Sunday, August 5, 2012

On the Anniversary of Ms. Monroe's Death

                            Monkey Business (Howard Hawks, 1952)

It's rather fitting that in the last week I've seen a couple Marilyn Monroe movies, since today is the anniversary of Ms. Monroe's death. Unfortunately, there have been quite a few negative comments about Ms. Monroe today. What some don't realize, particularly those that don't actually watch her movies and focus solely on the gossip about her personal life, is Ms. Monroe was quite bright.This argument is best made by the great film critic Jonathan Rosenbaum here.

Monroe was able to imbue characters like Lorelei Lee with great complexity. Most would have played her as just a shallow, brainless bombshell, but Monroe turns her into "a parodic expose of capitalist duplicity". Her suitors and, by implication, the audience are portrayed as grotesque. As Mr. Rosenbaum puts it, "The difficulty some people have discerning Monroe’s intelligence as an actress seems rooted in the ideology of a repressive era, when superfeminine women weren’t supposed to be smart. They often fail to see past the sexist cliches she used as armor, satirically and otherwise, fail to notice that she was also positing a utopian view of sex, one that was relatively guilt free and blissfully pleasure oriented — something entirely new for that period."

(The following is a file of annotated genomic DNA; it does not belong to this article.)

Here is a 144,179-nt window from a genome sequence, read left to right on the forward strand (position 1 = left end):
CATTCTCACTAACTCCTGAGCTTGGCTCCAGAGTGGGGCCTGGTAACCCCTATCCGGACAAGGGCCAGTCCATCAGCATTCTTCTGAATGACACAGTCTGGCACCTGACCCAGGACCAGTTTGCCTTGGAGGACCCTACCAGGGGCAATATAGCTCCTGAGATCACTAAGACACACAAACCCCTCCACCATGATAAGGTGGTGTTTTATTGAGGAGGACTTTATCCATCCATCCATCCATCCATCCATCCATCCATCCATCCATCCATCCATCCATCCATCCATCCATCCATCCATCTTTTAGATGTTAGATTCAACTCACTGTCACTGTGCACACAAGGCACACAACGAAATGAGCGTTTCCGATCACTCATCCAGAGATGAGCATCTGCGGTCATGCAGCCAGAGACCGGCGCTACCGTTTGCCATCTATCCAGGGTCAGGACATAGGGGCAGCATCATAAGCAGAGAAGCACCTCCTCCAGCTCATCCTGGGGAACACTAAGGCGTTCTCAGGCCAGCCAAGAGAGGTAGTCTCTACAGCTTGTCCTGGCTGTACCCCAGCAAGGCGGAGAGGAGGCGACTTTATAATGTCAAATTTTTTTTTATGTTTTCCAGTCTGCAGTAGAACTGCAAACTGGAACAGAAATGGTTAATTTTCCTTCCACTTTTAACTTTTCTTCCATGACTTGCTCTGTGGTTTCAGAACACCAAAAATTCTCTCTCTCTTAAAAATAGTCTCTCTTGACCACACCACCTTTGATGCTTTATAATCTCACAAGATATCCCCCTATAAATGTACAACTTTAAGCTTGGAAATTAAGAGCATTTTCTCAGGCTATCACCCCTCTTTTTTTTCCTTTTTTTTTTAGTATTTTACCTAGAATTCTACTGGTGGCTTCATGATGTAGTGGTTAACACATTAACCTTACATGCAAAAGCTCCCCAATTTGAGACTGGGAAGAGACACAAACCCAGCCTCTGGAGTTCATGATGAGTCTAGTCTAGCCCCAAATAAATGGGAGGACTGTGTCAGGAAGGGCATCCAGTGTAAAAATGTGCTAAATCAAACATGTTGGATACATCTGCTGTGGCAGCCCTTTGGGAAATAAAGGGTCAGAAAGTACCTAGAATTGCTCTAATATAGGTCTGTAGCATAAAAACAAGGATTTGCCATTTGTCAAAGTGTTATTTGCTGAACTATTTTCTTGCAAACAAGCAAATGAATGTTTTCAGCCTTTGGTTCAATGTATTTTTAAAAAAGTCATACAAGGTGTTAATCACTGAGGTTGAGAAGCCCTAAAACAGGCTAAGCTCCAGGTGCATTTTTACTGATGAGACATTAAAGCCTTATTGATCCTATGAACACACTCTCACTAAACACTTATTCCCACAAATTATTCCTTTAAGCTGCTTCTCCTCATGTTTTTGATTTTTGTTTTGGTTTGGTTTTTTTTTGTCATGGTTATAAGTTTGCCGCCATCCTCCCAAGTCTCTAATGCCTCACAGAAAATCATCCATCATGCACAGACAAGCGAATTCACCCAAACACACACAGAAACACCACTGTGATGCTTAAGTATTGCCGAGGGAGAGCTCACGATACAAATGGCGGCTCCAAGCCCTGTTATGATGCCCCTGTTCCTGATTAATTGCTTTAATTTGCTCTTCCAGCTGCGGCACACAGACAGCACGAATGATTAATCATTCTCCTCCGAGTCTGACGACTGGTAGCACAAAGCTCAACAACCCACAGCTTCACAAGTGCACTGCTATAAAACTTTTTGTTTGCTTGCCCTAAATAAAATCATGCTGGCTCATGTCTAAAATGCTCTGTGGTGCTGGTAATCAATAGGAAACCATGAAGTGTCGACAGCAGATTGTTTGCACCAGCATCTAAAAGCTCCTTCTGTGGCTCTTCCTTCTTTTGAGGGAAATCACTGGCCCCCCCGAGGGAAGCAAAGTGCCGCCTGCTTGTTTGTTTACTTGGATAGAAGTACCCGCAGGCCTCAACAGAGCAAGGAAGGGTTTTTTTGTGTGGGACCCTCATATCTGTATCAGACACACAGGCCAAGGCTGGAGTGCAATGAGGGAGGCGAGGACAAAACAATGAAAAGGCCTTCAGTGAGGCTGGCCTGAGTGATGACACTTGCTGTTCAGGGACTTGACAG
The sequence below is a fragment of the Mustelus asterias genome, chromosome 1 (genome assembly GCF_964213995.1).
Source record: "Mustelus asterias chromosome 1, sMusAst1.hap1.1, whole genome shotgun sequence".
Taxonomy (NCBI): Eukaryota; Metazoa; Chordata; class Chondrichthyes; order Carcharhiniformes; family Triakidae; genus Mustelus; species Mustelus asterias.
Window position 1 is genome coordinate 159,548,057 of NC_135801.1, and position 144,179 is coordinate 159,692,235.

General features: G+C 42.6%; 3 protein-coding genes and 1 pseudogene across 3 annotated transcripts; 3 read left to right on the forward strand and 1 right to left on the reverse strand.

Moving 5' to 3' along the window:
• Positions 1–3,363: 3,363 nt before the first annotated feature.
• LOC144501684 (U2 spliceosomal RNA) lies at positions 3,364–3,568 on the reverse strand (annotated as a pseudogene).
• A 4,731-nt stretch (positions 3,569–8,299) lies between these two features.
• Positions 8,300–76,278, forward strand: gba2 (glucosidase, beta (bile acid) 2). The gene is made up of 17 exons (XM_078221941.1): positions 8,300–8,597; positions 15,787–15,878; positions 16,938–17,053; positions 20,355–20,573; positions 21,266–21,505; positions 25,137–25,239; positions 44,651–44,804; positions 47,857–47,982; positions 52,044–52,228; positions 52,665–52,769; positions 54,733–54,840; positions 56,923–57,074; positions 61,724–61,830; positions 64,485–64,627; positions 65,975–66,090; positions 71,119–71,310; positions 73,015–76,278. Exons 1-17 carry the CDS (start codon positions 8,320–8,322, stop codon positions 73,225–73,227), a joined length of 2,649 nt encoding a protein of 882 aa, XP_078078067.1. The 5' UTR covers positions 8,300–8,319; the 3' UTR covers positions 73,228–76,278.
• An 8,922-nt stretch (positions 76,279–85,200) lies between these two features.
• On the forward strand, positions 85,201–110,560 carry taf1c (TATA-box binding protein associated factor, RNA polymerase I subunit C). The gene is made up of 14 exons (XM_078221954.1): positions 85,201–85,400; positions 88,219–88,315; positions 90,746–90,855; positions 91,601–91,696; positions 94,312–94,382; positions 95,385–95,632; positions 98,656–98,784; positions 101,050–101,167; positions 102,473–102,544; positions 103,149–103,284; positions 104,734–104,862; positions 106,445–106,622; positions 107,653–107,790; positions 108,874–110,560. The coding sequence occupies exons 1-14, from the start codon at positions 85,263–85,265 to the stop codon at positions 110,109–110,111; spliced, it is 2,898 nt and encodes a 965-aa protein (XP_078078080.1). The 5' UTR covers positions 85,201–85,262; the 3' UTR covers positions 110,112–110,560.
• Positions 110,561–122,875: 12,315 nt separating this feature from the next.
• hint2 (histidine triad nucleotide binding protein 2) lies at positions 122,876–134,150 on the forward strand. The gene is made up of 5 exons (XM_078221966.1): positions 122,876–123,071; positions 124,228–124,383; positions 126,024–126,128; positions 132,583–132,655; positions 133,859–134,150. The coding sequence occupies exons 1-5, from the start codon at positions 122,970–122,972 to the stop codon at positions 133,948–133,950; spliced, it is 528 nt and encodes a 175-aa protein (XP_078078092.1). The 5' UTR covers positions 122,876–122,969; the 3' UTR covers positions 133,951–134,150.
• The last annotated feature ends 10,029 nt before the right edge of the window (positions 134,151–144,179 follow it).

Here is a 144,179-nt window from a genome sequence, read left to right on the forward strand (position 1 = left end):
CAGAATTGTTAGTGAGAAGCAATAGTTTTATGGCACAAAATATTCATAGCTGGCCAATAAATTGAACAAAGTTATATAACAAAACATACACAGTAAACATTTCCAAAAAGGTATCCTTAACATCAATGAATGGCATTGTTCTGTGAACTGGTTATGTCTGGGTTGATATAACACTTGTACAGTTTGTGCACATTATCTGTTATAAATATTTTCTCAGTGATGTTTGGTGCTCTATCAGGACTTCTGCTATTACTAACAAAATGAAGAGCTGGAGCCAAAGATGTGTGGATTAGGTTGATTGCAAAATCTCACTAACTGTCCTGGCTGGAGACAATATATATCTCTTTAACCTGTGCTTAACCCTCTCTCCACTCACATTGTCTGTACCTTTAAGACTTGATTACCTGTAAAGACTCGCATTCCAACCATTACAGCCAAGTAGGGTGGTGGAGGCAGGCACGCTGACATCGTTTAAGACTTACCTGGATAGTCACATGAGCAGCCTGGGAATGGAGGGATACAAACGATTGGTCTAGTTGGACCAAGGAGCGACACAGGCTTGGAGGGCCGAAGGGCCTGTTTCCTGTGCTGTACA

Thomas Prieto

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